Ebola Crisis Fund
In December 2013, the worst Ebola epidemic ever recorded began in West Africa. A two-year-old child from Gueckedou, Guinea—widely believed to be the first patient—became mysteriously sick and died. The sickness spread to family members but went unreported.
In March 2014, cases of Ebola were identified in Sierra Leone and Liberia. The outbreak spread to Nigeria in July, Senegal in August, and Mali in October. The rapid spread of the virus and its devastating results caught the world by surprise. Previously, no human outbreaks had lasted longer than 10 months or resulted in more than 300 deaths. But the 2014 outbreak was the largest in history, spreading beyond rural areas to major cities and transportation hubs.
With a death rate of 50%, Ebola-stricken communities had many needs, beyond the initial call for treatment centers, medical supplies and doctors. Communities faced economic struggles, food shortages, and psychosocial challenges. Survivors—including thousands of orphaned children—have faced isolation, homelessness, and poverty as a result of social stigma.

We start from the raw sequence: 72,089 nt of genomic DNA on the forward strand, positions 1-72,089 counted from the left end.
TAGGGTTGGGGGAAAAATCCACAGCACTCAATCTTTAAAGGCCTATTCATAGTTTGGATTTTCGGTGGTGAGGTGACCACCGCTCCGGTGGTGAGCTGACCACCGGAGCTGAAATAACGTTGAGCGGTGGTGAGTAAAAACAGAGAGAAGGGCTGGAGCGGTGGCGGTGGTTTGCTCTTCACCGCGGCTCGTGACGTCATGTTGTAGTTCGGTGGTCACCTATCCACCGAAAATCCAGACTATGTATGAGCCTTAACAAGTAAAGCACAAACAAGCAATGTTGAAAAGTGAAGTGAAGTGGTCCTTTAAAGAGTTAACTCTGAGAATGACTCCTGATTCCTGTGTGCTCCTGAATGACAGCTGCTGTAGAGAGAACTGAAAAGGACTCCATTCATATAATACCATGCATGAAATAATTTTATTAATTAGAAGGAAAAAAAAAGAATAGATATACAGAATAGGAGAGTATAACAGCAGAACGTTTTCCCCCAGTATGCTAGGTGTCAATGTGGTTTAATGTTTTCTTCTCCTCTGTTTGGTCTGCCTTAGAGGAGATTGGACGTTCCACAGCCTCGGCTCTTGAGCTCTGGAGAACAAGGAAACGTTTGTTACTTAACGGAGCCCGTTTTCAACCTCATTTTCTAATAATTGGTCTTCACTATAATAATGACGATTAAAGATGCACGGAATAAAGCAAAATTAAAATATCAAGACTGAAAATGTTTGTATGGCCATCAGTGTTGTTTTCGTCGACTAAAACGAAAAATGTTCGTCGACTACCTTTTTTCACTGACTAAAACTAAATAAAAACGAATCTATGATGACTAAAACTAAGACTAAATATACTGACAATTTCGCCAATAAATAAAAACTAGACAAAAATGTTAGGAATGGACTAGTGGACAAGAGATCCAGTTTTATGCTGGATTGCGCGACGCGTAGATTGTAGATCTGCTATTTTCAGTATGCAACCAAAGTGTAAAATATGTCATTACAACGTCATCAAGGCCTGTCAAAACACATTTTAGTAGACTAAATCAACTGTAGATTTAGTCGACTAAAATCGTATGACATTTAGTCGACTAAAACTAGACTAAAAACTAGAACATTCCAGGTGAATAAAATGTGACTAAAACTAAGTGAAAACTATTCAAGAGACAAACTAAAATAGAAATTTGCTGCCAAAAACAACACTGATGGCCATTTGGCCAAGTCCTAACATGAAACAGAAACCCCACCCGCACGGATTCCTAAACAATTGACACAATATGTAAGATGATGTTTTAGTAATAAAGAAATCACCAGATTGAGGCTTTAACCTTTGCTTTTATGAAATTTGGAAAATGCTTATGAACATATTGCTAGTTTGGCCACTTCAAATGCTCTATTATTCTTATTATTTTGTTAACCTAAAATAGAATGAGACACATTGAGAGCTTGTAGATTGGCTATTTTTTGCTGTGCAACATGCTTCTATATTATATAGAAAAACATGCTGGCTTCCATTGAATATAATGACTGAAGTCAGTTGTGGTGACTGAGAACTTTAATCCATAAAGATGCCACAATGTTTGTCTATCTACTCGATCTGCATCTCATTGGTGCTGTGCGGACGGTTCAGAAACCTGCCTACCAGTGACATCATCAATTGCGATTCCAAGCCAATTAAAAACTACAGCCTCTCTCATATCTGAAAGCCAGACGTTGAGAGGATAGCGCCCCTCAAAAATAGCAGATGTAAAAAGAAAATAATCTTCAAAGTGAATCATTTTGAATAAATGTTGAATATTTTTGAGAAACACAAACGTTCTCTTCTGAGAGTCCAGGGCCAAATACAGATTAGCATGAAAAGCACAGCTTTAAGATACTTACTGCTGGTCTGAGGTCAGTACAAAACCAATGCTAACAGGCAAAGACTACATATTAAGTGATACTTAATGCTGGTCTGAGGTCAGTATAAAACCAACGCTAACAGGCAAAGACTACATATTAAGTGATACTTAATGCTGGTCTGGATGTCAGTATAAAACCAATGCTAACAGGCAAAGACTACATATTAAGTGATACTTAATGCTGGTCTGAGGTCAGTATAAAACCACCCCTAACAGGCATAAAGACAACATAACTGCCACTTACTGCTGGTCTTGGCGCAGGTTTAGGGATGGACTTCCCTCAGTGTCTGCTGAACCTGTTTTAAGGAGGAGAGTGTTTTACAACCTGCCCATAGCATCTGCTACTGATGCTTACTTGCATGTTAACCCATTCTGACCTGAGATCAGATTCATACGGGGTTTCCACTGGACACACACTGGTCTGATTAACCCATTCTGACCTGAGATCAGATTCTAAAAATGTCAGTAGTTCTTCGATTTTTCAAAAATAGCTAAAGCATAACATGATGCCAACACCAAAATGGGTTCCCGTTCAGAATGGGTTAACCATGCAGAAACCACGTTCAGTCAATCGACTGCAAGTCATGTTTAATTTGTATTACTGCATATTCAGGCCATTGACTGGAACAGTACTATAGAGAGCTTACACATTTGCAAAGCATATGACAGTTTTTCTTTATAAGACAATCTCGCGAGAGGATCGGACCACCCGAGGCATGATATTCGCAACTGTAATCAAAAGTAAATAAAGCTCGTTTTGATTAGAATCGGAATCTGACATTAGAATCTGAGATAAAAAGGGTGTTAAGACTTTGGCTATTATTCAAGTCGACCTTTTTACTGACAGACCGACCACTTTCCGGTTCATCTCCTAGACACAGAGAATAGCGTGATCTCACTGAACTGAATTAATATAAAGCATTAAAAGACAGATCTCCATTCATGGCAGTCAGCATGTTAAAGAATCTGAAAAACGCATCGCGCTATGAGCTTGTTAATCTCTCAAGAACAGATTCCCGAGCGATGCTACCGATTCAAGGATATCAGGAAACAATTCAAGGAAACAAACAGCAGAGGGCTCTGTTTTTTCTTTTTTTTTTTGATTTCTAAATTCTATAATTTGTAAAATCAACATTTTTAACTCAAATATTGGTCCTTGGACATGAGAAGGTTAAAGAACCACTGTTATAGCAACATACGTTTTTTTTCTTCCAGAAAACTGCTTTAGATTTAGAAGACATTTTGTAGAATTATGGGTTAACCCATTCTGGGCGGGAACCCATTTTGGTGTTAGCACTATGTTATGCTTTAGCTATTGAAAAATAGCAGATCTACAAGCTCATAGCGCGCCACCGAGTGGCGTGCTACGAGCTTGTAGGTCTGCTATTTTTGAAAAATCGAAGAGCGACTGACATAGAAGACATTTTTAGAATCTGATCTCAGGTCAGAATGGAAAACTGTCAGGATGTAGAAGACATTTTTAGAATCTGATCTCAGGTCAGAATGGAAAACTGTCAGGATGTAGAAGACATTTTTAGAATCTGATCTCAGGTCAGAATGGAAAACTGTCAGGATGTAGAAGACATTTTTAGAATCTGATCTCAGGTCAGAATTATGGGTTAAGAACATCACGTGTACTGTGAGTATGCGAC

At the height of the crisis in the summer of 2014, Capital for Good USA launched the Ebola Crisis Fund. Within four months, the fund identified over 300 community-based organizations in Guinea, Liberia, and Sierra Leone as potential partners. Ultimately, the fund raised nearly $1 million for immediate relief, initial rehabilitation, and stabilization efforts. Funds were placed with more than 30 front-line organizations across three countries, which together reached more than 5.7 million people.
These results exceeded projected impact, with 91% of the projects achieving or exceeding benchmarks. According to an independent evaluation report:
“the Ebola Crisis Fund has succeeded in providing resources to well-networked local organizations working at the community level in the countries most affected by the West Africa Ebola outbreak. These resources have addressed some critical unmet needs within these communities. They have helped Ebola survivors and other affected people to begin addressing the trauma and stigma associated with the disease, and sought solutions within the communities themselves.”